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The Reading Room of Satabdi Mishra (Co-Owner, Walking BookFairs), Bhubaneswar, India

This is a special picture from a trip Satabdi and her team made to Mayurbhanj district in Odisha where they started the first Walking BookFairs Library in Bisoi Government School for children who were working as child labourers. These 116 children have been rescued and rehabilitated by the district administration. They now go to school and all of them love stories. Walking BookFairs helped start a small library for them with a box full of story books and picture books (some of them cannot read yet).

Satabdi Mishra is a mother of a four and half year old. She co-owns and runs independent book shack Walking BookFairs in Bhubaneswar, Odisha, India, which mainly involves driving a van-full of books – the Walking BookFairs traveling bookshop – through villages and small towns of Odisha. She wants to spread the joy of reading all around and strongly believes that books are for everyone, including the poorest farmer in the remotest village.
This bibliophile loves good books, good cinema and good tea.

I invited myself into her Reading Room to hear all about the pages she loves, abhors, goes back to over and over again.

You’re currently reading

An Evening in Calcutta – Stories by KA Abbas (Harper Collins India)

Baluta by Daya Pawar, translated by Jerry Pinto (Speaking Tiger Books)

Last book you bought

The Museum of Innocence by Orhan Pamuk.

I have to confess that it’s been some time since I have bought a book, one of the perks of running a bookshop!

A Book you left unfinished (why, when)

Oh! I do that a lot. Only to re-visit them later.

A Book you’ve wanted to read for years, but haven’t yet

The Diary of a Genius by Salvador Dali.

Three books everyone should read

Siddhartha by Hermann Hesse.

The Outsider by Albert Camus.

1984 by George Orwell.

We live in strange times. Anybody who has access to books, should absolutely read these three books!

An author you wouldn’t be caught dead reading

I am someone who would read anything in print. But even with all my love for adventures I am yet to read Chetan Bhagat.

A Book that sums up childhood reading years

Oh! Those glorious years! Alistair McLean, O.Henry, PG Wodehouse and some Sidney Sheldon too!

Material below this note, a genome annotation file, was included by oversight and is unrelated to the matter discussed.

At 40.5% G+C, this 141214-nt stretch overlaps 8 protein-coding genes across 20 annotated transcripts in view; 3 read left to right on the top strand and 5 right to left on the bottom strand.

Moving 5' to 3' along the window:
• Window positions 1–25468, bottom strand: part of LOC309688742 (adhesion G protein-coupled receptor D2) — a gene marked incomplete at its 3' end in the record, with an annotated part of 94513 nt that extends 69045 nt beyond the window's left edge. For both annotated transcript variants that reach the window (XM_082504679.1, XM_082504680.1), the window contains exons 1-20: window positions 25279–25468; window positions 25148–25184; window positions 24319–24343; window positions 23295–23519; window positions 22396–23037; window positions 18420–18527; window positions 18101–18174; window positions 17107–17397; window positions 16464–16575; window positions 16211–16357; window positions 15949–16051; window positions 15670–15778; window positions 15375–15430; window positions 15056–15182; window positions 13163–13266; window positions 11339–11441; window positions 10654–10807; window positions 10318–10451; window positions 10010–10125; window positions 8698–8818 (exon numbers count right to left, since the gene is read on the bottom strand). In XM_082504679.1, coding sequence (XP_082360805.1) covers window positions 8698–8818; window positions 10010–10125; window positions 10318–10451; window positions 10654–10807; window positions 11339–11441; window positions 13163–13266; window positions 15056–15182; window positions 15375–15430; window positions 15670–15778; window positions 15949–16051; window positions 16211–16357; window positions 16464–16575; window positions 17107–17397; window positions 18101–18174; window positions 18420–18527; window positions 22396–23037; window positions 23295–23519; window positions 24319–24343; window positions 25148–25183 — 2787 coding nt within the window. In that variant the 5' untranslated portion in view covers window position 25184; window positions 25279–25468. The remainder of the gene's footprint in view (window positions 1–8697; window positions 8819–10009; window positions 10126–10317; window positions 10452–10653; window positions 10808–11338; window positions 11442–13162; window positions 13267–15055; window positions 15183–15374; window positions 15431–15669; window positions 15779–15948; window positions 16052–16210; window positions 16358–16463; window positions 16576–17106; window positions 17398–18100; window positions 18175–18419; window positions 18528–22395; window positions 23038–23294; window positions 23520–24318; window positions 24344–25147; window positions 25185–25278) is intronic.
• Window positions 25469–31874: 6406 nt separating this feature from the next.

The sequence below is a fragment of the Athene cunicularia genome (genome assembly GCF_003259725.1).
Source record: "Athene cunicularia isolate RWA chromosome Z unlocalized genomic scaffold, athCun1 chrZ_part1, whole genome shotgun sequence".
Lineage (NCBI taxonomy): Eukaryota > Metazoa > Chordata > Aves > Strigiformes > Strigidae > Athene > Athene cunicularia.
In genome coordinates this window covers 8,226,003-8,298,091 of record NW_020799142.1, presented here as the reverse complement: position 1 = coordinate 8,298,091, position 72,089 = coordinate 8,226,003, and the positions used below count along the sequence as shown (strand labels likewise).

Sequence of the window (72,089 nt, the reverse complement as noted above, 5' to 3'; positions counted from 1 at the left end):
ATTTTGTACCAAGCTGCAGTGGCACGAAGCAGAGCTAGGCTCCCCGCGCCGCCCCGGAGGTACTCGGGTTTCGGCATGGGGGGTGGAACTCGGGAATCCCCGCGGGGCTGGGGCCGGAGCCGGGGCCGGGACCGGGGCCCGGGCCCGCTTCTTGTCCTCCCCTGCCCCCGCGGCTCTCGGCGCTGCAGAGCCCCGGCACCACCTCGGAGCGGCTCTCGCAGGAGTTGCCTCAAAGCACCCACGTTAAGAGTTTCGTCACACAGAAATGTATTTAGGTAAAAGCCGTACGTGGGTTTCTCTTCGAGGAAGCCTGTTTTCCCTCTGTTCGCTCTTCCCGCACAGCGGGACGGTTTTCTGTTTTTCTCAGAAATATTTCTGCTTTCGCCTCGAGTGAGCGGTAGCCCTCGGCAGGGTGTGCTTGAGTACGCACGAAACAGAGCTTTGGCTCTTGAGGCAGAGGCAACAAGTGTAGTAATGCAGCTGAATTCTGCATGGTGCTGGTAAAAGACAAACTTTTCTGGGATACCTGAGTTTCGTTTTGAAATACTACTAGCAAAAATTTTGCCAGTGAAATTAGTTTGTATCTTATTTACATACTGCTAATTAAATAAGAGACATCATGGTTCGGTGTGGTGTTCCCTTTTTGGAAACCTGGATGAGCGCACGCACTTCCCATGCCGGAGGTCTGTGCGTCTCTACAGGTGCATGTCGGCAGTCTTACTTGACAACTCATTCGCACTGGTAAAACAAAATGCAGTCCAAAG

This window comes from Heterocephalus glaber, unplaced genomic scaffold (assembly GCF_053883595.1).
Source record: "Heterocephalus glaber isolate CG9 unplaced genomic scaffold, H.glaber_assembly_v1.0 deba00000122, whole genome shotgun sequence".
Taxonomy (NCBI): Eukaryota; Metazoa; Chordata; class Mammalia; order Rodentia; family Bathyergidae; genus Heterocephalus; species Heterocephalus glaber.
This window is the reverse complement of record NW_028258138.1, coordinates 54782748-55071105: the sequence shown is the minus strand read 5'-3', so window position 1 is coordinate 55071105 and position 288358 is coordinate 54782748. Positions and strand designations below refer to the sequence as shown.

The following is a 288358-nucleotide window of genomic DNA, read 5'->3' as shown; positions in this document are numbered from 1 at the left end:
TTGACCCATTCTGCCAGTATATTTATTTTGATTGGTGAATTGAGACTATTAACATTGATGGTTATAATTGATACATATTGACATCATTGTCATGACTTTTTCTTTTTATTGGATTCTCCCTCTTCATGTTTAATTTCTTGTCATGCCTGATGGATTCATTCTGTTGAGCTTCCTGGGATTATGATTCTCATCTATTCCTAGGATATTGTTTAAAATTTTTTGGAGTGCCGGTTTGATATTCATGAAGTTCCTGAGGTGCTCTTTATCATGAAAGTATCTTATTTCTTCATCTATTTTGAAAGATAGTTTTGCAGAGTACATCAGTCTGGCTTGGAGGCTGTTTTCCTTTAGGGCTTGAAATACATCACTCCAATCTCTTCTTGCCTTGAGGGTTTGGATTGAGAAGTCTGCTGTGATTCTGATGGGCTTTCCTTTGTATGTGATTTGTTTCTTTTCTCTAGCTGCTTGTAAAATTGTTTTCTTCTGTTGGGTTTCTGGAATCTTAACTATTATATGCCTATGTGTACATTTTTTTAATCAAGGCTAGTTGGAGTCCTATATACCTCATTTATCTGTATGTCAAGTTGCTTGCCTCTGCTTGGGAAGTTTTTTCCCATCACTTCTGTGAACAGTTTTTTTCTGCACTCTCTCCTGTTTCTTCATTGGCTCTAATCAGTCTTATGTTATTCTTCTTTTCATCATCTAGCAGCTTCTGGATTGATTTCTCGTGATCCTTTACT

Book(s) you’ve read more than once & would love to read again

‘100 years of Solitude’ is a book I keep reading again and again.

‘Blindness’ by Jose Saramago.

‘Twenty Love Poems and a Song of Despair’ by Pablo Neruda.

Favorite author(s)

Gabriel García Márquez, Jose Saramago, Fakir Mohan Senapati, Manto, Nagarjun, Pablo Neruda, Haruki Murakami

A fictional character from a book that you most identify with and why

One of the most brilliant characters in a book is Meursault from The Outsider.

When Meursault finally realizes that people’s lives have no grand meaning or importance, and that their actions, their comings and goings, have no effect on the world. This realization is the culmination of all the events of the novel.

The most prized book in your library

A copy of ‘Siddhartha’ from a very special person in my life. This book and the person who gifted me this book have been my anchor.

Your favorite reading spot

The garden at Walking BookFairs. I spend most of my days reading by the lily pond with butterflies, spiders, squirrels and sparrows for company. But I will read anywhere.

If you’d like to participate in this or other Q&A series, holler on Twitter or leave a message below and I’ll be saying ‘Hi’ very soon!

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Of Childhood Dreams and Book Lovin’ in Bhutan

This article was originally published in The New Indian Express

The slanting rays of the sun peer through the matchbox-stacked buildings that converge onto the square. Traffic slows down at a signal, not from bright changing lights but from dance-like movements of white-gloved hands of the traffic policeman at the junction.